Sculptor John Lopez was born and raised on a ranch in Western South Dakota. In the midst of a successful career in bronze sculpting, Lopez discovered an exciting new direction: scrap iron sculpting.
“I am never bored! I look forward to each new creation, and it is helping me grow and develop as an artist,” he says. As he John explains on his website:
This unusual detour started when his beloved aunt, Effie Hunt, died in a rollover car accident. Lopez moved to his widowed Uncle Geno Hunt’s ranch to build a family cemetery; his aunt would to be the first laid to rest there. Uncle Geno opened his home and welding shop to Lopez, who completed a fence around the cemetery, then ran out of material. The ranch is 35 miles from the nearest town or post office, so he went looking through the scrap iron on site.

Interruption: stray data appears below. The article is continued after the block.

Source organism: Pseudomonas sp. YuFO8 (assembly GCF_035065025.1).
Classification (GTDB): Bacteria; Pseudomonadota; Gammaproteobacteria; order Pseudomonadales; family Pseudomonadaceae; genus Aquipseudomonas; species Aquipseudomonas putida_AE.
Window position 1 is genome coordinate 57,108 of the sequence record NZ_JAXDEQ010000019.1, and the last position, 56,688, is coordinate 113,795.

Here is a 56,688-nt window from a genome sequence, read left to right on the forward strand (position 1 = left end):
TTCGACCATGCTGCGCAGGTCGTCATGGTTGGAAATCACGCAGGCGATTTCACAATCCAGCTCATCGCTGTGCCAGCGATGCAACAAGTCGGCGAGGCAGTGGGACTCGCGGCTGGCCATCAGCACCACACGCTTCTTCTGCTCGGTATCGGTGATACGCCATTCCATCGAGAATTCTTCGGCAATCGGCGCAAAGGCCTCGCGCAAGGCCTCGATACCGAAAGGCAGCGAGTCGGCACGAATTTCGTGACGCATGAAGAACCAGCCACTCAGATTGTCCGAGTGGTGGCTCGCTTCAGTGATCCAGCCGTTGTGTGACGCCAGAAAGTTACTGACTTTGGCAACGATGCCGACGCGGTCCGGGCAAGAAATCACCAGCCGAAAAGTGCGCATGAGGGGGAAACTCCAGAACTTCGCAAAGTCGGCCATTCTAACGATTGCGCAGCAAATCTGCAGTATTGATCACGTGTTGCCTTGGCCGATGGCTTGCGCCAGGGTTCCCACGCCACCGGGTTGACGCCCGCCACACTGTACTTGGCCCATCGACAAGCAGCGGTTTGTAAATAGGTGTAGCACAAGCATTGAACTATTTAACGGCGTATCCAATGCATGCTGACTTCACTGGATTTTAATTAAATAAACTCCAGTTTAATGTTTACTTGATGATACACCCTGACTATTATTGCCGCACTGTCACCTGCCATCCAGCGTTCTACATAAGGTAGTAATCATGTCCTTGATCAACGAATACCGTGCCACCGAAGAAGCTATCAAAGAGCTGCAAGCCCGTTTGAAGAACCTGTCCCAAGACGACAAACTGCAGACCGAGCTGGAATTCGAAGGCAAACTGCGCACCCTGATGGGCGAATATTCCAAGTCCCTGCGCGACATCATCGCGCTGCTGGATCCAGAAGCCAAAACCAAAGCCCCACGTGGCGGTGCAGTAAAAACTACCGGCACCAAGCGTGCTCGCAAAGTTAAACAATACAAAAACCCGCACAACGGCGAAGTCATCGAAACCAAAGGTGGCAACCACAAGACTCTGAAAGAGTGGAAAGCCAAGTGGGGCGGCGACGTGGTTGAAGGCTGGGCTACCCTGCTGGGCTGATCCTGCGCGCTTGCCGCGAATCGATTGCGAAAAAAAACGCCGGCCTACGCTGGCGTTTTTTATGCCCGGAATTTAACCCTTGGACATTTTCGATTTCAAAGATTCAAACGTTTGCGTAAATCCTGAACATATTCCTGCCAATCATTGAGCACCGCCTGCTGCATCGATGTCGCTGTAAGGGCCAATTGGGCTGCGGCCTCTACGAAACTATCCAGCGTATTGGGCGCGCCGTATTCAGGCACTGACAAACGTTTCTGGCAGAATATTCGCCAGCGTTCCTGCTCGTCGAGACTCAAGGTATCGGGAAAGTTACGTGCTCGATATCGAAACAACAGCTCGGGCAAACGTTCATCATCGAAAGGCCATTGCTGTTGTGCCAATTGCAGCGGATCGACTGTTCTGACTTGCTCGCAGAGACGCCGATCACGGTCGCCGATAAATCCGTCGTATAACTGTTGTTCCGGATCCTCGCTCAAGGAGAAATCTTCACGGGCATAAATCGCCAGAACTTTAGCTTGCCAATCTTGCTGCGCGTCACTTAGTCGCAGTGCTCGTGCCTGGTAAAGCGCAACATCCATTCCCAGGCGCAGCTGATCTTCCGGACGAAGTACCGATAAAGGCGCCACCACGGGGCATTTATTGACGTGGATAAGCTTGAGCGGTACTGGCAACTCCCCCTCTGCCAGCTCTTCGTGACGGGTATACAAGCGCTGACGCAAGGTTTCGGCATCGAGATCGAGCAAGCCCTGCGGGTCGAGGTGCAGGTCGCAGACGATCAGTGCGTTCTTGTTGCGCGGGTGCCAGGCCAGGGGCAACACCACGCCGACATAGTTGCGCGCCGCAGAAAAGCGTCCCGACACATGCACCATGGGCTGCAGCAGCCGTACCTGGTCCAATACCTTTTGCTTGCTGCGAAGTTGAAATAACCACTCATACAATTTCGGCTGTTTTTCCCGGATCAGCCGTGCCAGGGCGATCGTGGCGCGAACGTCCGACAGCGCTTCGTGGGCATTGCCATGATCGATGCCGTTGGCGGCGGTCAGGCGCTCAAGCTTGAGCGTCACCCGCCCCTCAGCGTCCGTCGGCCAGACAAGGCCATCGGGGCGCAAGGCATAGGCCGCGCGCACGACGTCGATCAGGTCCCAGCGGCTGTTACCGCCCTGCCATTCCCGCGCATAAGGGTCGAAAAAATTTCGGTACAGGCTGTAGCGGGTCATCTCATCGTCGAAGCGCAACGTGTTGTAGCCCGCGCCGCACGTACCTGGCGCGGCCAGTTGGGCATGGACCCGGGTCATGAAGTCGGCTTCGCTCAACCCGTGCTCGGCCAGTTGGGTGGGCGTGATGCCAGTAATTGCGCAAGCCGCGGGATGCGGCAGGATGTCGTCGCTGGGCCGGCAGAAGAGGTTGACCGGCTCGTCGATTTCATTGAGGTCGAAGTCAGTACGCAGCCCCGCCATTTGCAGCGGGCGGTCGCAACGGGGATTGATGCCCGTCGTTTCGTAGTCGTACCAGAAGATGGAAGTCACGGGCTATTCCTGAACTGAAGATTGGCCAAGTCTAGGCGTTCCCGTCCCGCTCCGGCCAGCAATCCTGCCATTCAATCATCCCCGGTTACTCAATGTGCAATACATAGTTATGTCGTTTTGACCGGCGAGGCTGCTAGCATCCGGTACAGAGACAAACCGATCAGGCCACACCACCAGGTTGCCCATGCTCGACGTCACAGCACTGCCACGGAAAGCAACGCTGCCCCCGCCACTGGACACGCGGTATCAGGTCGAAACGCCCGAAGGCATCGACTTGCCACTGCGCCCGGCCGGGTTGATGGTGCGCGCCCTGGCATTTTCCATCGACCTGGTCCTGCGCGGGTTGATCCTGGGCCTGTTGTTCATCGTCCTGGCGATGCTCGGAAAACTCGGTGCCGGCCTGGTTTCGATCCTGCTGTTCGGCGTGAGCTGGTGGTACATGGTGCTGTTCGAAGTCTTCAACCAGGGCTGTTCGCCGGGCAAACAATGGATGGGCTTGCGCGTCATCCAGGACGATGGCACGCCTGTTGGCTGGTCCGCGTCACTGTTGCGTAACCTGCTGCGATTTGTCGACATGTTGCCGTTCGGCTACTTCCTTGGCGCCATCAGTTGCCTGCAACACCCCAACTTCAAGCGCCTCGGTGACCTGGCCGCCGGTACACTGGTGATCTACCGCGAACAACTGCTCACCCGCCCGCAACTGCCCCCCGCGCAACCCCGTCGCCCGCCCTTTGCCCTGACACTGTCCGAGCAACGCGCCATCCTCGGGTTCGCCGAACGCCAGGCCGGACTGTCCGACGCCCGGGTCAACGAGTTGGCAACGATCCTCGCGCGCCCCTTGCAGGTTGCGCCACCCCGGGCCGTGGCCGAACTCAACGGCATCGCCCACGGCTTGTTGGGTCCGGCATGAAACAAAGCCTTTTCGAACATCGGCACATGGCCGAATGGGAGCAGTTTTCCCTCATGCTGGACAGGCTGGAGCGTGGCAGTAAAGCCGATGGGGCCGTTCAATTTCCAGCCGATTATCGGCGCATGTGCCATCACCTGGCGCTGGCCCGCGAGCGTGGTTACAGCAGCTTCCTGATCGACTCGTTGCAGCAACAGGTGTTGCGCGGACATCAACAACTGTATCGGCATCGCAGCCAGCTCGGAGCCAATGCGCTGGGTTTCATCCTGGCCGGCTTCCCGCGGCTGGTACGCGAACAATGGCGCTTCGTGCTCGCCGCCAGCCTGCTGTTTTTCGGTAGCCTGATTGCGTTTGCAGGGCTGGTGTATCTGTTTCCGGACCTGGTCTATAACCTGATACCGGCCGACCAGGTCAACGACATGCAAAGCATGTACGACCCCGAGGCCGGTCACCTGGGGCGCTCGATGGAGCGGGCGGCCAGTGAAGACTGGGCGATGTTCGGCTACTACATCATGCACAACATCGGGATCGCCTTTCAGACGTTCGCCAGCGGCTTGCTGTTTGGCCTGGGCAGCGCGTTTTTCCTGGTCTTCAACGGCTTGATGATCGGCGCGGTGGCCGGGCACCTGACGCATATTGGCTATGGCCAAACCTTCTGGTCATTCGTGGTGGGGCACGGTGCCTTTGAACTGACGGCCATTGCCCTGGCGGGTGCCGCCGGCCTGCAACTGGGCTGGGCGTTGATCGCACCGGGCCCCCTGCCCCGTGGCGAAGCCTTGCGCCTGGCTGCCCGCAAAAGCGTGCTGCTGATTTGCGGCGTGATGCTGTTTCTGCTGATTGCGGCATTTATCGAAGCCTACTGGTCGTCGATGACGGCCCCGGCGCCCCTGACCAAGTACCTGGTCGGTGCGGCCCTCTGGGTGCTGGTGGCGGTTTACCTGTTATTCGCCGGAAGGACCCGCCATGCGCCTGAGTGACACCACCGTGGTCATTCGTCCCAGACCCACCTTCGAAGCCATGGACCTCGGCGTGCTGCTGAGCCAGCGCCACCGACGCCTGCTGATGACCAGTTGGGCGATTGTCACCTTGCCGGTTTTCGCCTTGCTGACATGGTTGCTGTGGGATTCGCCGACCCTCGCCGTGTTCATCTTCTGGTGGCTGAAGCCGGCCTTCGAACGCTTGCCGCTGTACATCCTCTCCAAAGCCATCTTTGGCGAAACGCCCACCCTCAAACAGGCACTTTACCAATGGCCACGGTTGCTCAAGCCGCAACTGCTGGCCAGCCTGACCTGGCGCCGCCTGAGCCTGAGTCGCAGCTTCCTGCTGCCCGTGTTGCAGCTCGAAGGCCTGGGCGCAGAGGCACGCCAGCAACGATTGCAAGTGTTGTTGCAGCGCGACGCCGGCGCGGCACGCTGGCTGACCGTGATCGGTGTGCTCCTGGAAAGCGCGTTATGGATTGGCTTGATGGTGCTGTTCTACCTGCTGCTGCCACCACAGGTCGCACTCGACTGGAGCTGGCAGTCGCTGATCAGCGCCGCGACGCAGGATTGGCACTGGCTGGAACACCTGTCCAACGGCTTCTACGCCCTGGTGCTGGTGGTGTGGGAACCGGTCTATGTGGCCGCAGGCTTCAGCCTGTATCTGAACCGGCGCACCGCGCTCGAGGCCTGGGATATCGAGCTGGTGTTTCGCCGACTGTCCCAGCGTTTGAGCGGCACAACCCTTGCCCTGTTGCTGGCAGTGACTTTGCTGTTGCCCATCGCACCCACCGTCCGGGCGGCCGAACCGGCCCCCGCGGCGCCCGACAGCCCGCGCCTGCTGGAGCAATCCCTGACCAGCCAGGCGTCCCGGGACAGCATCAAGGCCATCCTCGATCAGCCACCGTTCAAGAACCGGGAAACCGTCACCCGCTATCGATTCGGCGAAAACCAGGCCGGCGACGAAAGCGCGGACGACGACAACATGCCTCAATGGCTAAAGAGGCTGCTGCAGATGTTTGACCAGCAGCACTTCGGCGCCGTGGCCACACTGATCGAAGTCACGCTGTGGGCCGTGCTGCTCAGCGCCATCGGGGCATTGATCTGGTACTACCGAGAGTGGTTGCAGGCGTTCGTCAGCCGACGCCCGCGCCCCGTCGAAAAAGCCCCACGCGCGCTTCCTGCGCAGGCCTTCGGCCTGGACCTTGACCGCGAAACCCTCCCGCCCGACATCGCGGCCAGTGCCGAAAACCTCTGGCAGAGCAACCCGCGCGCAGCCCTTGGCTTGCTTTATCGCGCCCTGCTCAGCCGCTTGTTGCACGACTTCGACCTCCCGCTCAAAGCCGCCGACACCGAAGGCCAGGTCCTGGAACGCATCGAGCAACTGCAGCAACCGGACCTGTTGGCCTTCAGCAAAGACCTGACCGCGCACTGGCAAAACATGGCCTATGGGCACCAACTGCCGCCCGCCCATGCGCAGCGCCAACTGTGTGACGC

After some experimentation, he finished a gate into the cemetery, and then made a small angel peering over the top of the gate. The project gave him much personal satisfaction, and everyone who saw it was amazed at the result. A new career path was born in that cemetery. Not wanting to depart from his bronze casting expertise, John found a way to merge the two art forms into a new hybrid sculpture of everyday objects mixed with limited edition bronze castings. Hybrid Metal Art, a sculptural fusion of figurative and funk, a blend of iron and bronze.